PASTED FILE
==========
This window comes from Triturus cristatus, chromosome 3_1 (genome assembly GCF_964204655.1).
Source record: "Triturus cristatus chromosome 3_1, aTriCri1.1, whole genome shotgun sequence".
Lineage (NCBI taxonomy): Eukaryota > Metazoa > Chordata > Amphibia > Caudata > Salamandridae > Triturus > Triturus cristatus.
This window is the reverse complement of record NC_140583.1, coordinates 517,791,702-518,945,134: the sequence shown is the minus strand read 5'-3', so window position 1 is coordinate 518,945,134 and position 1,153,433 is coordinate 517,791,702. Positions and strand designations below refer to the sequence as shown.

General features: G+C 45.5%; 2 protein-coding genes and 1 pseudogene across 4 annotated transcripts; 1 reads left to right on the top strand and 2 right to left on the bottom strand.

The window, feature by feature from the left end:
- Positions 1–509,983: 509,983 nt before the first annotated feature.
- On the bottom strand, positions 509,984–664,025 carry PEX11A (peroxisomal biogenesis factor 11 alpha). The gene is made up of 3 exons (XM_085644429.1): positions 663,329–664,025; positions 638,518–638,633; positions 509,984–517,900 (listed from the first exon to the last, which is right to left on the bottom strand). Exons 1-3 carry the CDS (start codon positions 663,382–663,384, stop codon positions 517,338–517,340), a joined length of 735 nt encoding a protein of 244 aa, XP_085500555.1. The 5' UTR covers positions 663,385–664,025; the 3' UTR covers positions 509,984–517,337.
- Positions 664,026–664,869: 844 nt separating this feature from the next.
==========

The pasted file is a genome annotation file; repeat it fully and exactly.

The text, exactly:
This window comes from Triturus cristatus, chromosome 3_1 (genome assembly GCF_964204655.1).
Source record: "Triturus cristatus chromosome 3_1, aTriCri1.1, whole genome shotgun sequence".
Lineage (NCBI taxonomy): Eukaryota > Metazoa > Chordata > Amphibia > Caudata > Salamandridae > Triturus > Triturus cristatus.
This window is the reverse complement of record NC_140583.1, coordinates 517,791,702-518,945,134: the sequence shown is the minus strand read 5'-3', so window position 1 is coordinate 518,945,134 and position 1,153,433 is coordinate 517,791,702. Positions and strand designations below refer to the sequence as shown.

General features: G+C 45.5%; 2 protein-coding genes and 1 pseudogene across 4 annotated transcripts; 1 reads left to right on the top strand and 2 right to left on the bottom strand.

The window, feature by feature from the left end:
- Positions 1–509,983: 509,983 nt before the first annotated feature.
- On the bottom strand, positions 509,984–664,025 carry PEX11A (peroxisomal biogenesis factor 11 alpha). The gene is made up of 3 exons (XM_085644429.1): positions 663,329–664,025; positions 638,518–638,633; positions 509,984–517,900 (listed from the first exon to the last, which is right to left on the bottom strand). Exons 1-3 carry the CDS (start codon positions 663,382–663,384, stop codon positions 517,338–517,340), a joined length of 735 nt encoding a protein of 244 aa, XP_085500555.1. The 5' UTR covers positions 663,385–664,025; the 3' UTR covers positions 509,984–517,337.
- Positions 664,026–664,869: 844 nt separating this feature from the next.